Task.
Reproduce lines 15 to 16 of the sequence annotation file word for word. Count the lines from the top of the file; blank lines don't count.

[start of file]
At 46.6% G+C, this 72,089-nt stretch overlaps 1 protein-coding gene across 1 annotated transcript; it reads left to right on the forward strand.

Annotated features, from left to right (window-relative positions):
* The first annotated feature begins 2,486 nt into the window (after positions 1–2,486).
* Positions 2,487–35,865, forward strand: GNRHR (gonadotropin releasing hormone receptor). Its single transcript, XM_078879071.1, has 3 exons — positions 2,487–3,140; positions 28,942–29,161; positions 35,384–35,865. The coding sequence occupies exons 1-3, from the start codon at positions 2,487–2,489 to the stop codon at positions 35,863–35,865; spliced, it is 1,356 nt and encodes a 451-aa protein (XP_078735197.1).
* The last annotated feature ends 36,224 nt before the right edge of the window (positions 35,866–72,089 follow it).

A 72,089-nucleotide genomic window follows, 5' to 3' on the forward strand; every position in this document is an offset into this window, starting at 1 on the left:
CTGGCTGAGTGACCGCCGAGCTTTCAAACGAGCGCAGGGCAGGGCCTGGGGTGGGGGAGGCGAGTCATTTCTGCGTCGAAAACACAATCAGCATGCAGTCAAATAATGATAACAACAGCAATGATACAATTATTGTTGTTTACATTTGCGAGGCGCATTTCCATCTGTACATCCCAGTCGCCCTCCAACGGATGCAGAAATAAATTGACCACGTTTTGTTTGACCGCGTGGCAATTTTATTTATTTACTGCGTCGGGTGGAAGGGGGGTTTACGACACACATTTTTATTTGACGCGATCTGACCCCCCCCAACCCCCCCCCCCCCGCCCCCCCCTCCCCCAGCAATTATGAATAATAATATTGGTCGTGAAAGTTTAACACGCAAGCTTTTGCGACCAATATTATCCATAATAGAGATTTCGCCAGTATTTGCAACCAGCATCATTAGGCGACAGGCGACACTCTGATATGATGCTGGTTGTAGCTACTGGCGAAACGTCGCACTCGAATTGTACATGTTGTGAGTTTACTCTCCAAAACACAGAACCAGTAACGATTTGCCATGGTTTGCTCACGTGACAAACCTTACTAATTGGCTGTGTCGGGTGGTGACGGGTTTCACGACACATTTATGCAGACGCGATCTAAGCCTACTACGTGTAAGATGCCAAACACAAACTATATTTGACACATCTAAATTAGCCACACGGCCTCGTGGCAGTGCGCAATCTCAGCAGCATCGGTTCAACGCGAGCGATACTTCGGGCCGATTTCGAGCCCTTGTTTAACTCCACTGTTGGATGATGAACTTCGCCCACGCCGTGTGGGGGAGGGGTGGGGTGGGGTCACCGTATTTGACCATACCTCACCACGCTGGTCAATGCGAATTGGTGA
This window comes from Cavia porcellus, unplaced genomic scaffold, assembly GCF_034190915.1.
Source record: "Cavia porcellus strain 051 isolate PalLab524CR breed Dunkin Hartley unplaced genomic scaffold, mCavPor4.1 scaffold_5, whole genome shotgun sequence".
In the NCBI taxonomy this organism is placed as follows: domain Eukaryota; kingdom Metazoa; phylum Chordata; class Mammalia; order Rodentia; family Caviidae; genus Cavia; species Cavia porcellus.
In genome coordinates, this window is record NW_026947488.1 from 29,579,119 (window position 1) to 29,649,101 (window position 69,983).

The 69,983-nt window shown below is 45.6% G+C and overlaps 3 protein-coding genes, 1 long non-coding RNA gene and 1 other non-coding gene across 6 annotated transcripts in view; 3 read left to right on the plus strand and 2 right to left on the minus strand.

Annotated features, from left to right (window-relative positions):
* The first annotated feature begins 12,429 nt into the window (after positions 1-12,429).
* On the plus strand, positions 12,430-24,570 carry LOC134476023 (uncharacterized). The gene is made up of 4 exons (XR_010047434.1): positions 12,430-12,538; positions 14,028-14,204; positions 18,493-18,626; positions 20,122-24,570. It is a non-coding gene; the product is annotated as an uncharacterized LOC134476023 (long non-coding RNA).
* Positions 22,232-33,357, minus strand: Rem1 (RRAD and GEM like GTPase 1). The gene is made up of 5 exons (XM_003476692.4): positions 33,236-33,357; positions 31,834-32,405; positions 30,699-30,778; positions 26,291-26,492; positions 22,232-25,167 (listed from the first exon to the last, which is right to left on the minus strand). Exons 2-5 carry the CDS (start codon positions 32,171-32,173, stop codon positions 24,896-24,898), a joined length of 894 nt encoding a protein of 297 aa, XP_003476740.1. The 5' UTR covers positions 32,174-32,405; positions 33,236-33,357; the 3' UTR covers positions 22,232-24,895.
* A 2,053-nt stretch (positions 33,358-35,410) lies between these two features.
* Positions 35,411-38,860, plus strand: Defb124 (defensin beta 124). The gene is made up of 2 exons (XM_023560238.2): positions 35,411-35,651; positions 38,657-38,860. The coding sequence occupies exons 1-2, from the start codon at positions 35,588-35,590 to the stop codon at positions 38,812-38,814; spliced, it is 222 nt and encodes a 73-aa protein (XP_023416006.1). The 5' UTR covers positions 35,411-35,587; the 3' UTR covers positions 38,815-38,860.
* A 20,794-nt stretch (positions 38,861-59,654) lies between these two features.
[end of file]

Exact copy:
* On the plus strand, positions 12,430-24,570 carry LOC134476023 (uncharacterized). The gene is made up of 4 exons (XR_010047434.1): positions 12,430-12,538; positions 14,028-14,204; positions 18,493-18,626; positions 20,122-24,570. It is a non-coding gene; the product is annotated as an uncharacterized LOC134476023 (long non-coding RNA).
* Positions 22,232-33,357, minus strand: Rem1 (RRAD and GEM like GTPase 1). The gene is made up of 5 exons (XM_003476692.4): positions 33,236-33,357; positions 31,834-32,405; positions 30,699-30,778; positions 26,291-26,492; positions 22,232-25,167 (listed from the first exon to the last, which is right to left on the minus strand). Exons 2-5 carry the CDS (start codon positions 32,171-32,173, stop codon positions 24,896-24,898), a joined length of 894 nt encoding a protein of 297 aa, XP_003476740.1. The 5' UTR covers positions 32,174-32,405; positions 33,236-33,357; the 3' UTR covers positions 22,232-24,895.